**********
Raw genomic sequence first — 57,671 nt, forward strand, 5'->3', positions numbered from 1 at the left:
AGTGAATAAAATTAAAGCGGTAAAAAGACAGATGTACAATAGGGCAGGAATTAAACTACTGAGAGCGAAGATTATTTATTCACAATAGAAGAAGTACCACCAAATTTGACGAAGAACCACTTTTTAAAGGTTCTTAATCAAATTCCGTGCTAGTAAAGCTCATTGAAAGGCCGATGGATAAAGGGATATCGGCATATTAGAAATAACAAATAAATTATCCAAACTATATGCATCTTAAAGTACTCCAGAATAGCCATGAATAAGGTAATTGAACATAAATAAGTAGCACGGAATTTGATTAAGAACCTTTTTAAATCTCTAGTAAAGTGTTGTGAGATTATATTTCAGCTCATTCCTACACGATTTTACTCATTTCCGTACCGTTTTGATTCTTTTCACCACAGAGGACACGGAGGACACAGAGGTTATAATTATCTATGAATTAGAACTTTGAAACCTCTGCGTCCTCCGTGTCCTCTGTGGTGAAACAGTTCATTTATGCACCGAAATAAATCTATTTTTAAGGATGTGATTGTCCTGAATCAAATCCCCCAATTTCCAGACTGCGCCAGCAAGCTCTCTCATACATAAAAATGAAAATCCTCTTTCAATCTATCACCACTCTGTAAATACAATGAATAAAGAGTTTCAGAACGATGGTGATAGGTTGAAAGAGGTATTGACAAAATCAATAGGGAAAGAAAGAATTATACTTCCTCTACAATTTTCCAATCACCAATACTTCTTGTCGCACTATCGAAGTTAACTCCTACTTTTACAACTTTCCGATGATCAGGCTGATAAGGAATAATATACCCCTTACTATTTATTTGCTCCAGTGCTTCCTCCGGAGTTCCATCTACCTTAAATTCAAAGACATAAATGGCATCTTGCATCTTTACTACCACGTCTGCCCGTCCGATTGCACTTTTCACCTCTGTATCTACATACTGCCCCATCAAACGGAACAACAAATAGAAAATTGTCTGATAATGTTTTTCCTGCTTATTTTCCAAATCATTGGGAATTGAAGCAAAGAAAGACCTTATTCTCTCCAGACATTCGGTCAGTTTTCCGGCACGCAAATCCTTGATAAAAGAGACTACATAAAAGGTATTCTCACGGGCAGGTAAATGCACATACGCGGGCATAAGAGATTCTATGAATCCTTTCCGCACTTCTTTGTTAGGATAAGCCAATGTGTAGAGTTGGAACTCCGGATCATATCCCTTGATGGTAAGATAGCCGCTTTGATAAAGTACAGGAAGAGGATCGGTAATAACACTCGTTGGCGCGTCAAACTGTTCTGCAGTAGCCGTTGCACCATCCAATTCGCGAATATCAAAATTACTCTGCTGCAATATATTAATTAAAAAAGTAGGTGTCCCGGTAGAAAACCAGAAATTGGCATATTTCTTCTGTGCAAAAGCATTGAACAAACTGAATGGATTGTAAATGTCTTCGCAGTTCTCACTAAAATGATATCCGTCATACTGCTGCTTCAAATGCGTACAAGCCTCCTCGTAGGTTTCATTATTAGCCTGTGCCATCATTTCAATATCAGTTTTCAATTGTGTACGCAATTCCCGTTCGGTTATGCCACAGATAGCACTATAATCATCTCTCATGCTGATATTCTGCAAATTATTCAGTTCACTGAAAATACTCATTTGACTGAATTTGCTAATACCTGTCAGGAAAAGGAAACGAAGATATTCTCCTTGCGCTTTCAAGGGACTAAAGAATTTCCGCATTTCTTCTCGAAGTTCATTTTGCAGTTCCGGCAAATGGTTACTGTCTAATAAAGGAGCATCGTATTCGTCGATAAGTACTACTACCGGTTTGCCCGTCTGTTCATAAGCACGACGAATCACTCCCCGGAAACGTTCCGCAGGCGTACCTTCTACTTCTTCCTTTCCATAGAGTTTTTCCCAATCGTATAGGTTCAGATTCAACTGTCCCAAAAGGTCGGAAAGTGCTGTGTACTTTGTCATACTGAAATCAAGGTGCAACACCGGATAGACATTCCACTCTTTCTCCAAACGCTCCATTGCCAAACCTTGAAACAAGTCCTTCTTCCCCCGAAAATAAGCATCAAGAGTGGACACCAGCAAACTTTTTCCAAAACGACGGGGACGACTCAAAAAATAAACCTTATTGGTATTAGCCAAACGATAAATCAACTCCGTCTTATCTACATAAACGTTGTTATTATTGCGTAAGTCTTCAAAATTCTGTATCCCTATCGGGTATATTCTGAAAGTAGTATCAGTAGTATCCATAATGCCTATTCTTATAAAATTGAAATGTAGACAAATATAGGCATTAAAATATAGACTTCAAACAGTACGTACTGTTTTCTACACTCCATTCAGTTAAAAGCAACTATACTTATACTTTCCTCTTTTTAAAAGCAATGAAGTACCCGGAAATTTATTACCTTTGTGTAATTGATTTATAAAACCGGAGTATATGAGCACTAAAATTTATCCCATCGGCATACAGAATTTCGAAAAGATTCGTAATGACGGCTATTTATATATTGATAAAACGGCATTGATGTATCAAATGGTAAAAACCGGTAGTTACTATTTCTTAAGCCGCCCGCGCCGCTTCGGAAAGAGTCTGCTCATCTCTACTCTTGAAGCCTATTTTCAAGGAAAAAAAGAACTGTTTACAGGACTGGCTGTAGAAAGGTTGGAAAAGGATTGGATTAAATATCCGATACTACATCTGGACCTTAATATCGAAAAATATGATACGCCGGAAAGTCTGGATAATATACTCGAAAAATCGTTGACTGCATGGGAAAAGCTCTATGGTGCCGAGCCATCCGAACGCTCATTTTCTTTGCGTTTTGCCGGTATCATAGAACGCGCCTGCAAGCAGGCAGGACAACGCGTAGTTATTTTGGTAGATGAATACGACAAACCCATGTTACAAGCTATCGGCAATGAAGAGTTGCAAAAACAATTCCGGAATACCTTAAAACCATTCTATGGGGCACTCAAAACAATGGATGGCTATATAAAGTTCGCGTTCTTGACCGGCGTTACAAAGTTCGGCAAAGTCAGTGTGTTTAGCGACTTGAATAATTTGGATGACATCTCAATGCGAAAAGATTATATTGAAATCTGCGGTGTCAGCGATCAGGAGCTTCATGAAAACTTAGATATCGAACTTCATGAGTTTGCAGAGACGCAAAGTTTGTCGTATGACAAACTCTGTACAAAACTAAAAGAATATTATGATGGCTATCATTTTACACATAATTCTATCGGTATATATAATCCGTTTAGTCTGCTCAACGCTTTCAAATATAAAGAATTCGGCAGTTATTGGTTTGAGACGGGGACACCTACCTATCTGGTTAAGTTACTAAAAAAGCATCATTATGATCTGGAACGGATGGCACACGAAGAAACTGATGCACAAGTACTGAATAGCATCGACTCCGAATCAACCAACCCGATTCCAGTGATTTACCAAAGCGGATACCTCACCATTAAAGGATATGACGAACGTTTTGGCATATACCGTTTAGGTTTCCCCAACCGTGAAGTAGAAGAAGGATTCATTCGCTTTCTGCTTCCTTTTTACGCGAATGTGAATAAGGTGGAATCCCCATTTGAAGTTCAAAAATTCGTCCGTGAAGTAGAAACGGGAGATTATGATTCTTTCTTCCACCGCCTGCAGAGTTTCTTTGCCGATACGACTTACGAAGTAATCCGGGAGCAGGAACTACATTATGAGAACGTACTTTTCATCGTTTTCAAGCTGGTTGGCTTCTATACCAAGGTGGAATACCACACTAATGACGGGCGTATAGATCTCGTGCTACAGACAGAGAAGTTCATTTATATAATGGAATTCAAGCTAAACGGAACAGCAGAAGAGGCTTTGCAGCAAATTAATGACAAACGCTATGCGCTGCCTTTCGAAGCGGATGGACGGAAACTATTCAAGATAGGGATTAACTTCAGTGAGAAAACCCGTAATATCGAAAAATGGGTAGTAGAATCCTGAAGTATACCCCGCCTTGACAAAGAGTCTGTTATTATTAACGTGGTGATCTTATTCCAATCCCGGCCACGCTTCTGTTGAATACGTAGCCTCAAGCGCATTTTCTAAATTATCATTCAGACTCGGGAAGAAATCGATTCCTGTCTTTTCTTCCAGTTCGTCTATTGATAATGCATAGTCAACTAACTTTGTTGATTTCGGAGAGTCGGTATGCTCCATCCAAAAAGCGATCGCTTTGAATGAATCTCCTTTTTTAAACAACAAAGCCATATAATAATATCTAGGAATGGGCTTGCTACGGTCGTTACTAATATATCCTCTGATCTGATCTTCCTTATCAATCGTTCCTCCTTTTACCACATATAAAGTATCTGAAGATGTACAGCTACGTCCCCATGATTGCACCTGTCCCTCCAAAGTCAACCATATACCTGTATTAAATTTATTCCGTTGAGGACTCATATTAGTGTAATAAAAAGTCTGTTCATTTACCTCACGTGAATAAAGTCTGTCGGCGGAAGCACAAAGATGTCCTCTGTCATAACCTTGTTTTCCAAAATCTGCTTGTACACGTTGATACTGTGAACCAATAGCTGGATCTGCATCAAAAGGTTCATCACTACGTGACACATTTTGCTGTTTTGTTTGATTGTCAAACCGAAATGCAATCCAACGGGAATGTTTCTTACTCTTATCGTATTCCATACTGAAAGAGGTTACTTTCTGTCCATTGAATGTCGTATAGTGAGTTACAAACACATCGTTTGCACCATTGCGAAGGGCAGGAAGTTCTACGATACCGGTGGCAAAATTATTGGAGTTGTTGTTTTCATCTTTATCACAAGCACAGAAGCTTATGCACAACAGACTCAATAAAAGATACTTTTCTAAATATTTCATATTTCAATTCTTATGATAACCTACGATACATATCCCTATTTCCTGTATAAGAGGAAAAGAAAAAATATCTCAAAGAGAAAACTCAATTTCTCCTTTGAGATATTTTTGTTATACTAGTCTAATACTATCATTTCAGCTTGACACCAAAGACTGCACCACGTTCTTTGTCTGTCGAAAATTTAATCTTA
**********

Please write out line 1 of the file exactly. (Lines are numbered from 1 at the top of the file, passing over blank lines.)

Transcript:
Raw genomic sequence first — 57,671 nt, forward strand, 5'->3', positions numbered from 1 at the left: